Kush:        But that's where, Chris, this idea of the subscription model of care: that you subscribe to services because ultimately, they'll reciprocate with care is problematic because it reproduces this idea of the commodity, the transaction; the idea of you being just an entity or a number in the larger system.

And so if we go back to your original question of what care might look like, feels like generally, then it's non-transactional. It's it's something that we come together to look out for each other to ensure that that we are able to do, to simply have a good day or take care of each other’s needs, as and when needed. And because of these connections also mobilize resources, either in the form of the mutual aid network or more generally, in a day-to-day life, just build capacities to survive against these very subscription-based models.

Chris:        I'm over here cracking up because I just got a job at a new location here. And so in the United States, that means there's been a discussion of health benefits because health benefits are of course tied to our employer — [sarcastic tone] because that makes sense.

And so I am just a number and I am subscribed to the particular plan to which I have applied. And the things that you two are saying, like on the one hand they sound ridiculous and they sound absurd and they sound absolutely horrifying.

On the other hand, it's like yes, I did just sign up for that and I was so grateful that I signed up for that two months ago, because if I didn't sign up for that, I would not have health care. And I know that health care and the care that you're talking about are two different things. I get it, but like, I would… Arun, when you were talking, I was not freaking out about what you were saying in the way that you wanted me to freak out about it.

You were telling me all these horrific things, and I'm just going, yeah, that's how we do medicine in this country. That's how Healthcare is doled out. We provide this service that you subscribe to through your employer with a paycheck deduction. Because America. Oh, man.

Arun:        But let's turn that up a bit more then. So what if the what is coming next involves something like .care and .help, where in order to be a care provider, the domain name that ICANN has given you is .care?

So what that means is then once we have an Internet of Health Things on a network, the emancipatory potential of the computer, I mean computing technologies like the circuits of socialization, interaction, identification. All of these texts that come together.

What they do then is create this agile health management program that makes it easy for the providers to provide these scalable just in time services, but what this does then is it unspools health work. It's like the tradecraft that involves personalization into a digital version of virtual care. Which is tied into bioinformatics.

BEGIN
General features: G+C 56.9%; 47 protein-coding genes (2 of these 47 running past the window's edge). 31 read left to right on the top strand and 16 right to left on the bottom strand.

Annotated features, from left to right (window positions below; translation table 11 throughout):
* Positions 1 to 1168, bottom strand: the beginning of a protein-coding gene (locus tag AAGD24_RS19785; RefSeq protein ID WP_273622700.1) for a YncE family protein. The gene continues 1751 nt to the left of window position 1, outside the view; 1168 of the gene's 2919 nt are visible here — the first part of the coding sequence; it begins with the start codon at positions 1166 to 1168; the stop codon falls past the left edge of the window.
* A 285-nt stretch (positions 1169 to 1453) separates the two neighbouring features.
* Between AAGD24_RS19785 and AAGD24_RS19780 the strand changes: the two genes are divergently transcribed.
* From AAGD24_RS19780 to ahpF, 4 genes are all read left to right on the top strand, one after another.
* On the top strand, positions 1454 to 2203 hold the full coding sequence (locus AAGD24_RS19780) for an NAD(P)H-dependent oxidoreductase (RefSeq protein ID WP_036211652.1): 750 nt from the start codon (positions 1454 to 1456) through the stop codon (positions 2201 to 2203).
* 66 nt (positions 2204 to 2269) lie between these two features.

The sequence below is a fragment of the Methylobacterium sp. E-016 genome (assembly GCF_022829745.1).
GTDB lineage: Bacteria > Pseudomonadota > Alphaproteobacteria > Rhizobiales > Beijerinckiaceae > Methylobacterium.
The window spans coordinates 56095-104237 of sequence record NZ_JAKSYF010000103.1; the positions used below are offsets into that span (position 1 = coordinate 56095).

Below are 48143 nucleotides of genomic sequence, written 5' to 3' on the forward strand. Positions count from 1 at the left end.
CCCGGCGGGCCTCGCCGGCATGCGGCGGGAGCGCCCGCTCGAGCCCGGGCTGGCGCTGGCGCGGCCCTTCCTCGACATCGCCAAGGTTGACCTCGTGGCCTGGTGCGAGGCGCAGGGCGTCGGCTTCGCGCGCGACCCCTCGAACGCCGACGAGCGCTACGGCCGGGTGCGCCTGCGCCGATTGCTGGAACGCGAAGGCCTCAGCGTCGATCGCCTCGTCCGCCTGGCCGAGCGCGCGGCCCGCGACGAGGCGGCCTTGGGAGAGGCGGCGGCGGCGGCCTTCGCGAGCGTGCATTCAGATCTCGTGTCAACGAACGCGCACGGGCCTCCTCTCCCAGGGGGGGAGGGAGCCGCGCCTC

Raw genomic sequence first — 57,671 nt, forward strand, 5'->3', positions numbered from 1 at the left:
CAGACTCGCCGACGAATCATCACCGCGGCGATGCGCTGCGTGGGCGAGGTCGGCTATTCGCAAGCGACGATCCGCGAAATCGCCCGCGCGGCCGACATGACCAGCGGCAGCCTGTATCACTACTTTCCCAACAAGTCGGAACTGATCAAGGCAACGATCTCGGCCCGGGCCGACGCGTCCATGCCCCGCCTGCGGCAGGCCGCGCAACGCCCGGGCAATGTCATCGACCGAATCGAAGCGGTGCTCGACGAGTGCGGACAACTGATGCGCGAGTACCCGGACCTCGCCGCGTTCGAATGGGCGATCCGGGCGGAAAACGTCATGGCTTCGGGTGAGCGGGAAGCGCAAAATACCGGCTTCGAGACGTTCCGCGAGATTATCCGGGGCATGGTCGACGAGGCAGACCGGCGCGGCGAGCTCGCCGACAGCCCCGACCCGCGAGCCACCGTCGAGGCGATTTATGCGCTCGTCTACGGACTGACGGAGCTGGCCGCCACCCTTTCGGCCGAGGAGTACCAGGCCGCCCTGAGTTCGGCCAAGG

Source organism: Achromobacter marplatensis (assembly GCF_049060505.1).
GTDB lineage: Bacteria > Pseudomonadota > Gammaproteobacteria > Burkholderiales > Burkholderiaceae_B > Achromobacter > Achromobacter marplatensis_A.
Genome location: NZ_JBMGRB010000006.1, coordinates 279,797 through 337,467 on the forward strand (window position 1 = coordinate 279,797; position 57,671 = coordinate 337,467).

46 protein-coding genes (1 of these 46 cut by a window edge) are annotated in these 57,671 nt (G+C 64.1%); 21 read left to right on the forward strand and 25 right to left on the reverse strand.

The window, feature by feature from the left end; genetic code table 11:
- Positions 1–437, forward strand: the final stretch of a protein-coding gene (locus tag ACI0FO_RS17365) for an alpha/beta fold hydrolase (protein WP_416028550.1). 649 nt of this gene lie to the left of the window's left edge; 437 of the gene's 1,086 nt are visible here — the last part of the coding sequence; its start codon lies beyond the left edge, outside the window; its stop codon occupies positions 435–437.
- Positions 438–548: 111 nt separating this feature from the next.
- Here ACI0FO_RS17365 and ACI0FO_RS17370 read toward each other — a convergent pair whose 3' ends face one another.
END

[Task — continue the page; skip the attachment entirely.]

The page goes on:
And then we are headed into a space where critical practitioners are sidelined for these cost-effective techno-solutions that supercharge the private and corporate health infrastructures that are happening through all the datafication processes that are in charge. So care — bio equipment manufacturers like the hardware, the informatics, the platforms, all of them are coalescing to create it's a different kind of care infrastructure, which is removing the human from it.

And that is one where the metrics and power twinning together to create a certain algorithmic value is kind of very problematic.

Ashley:        Yeah, so I have two things. First — it kind of ties into what Arun was just talking about too — with algorithms and the biases that are embedded in algorithms, which of course were made generally by white cisgender or wealthy men. So of course their biases become embedded into these algorithms.

If we think about the idea of care as a carceral technology in the hands of a capitalist colonial state, we also can't erase the fact that digital surveillance technologies and racist coding within digital infrastructures and algorithms that these are weapons of hyper surveillance that endanger those who have faced the most precarity and the most systemic oppression.

But the other thing that I would say, tying more into that question of health care and the institutionalization of care that you were talking about Chris, is that the fact that you were not horrified, by what Arun was saying earlier, is horrifying, right? The ways in which the institutionalization of care and the stripping of care work into something that is transactional, like Kush was saying, that isn't reciprocal, that isn't community. From community based and community focused the fact that we've normalized care as an institution, care in the United States is not something that is a basic human right.

So the fact that that has become normalized and the reaction is, well, I'm not actually horrified by what you're saying Arun, that shows the urgency of abolishing that type of institutionalized colonial capitalist care work and fostering the care work that we were talking about as, you know, collective responsibility as mutual aid, as reciprocity, as not transactional. And I think that ties into something that Kush, Arun, and I have been talking about. About framing care work as a technology and the problems around that. Because to frame care work as technology renders it a static noun or object rather than an ongoing process, an ongoing practice or verb that requires reciprocity and mutuality.